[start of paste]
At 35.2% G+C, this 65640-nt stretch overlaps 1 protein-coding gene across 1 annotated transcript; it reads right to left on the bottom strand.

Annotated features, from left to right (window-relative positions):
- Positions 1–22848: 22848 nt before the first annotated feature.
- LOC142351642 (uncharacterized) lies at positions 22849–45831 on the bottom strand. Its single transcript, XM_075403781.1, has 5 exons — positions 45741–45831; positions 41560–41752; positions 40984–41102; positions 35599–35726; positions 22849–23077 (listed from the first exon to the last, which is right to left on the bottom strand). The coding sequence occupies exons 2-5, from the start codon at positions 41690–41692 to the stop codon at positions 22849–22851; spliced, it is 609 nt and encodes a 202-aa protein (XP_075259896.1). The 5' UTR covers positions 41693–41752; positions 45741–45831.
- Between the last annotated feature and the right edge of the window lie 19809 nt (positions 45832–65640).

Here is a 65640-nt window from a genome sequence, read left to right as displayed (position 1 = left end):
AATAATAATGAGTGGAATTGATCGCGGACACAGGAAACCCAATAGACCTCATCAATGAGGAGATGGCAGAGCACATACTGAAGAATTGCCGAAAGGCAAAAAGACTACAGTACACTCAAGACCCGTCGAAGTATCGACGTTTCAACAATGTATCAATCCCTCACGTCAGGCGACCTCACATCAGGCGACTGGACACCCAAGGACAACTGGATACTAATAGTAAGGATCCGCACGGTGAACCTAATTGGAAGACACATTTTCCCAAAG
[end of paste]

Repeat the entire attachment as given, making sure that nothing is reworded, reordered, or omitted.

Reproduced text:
At 35.2% G+C, this 65640-nt stretch overlaps 1 protein-coding gene across 1 annotated transcript; it reads right to left on the bottom strand.

Annotated features, from left to right (window-relative positions):
- Positions 1–22848: 22848 nt before the first annotated feature.
- LOC142351642 (uncharacterized) lies at positions 22849–45831 on the bottom strand. Its single transcript, XM_075403781.1, has 5 exons — positions 45741–45831; positions 41560–41752; positions 40984–41102; positions 35599–35726; positions 22849–23077 (listed from the first exon to the last, which is right to left on the bottom strand). The coding sequence occupies exons 2-5, from the start codon at positions 41690–41692 to the stop codon at positions 22849–22851; spliced, it is 609 nt and encodes a 202-aa protein (XP_075259896.1). The 5' UTR covers positions 41693–41752; positions 45741–45831.
- Between the last annotated feature and the right edge of the window lie 19809 nt (positions 45832–65640).

Here is a 65640-nt window from a genome sequence, read left to right as displayed (position 1 = left end):
AATAATAATGAGTGGAATTGATCGCGGACACAGGAAACCCAATAGACCTCATCAATGAGGAGATGGCAGAGCACATACTGAAGAATTGCCGAAAGGCAAAAAGACTACAGTACACTCAAGACCCGTCGAAGTATCGACGTTTCAACAATGTATCAATCCCTCACGTCAGGCGACCTCACATCAGGCGACTGGACACCCAAGGACAACTGGATACTAATAGTAAGGATCCGCACGGTGAACCTAATTGGAAGACACATTTTCCCAAAG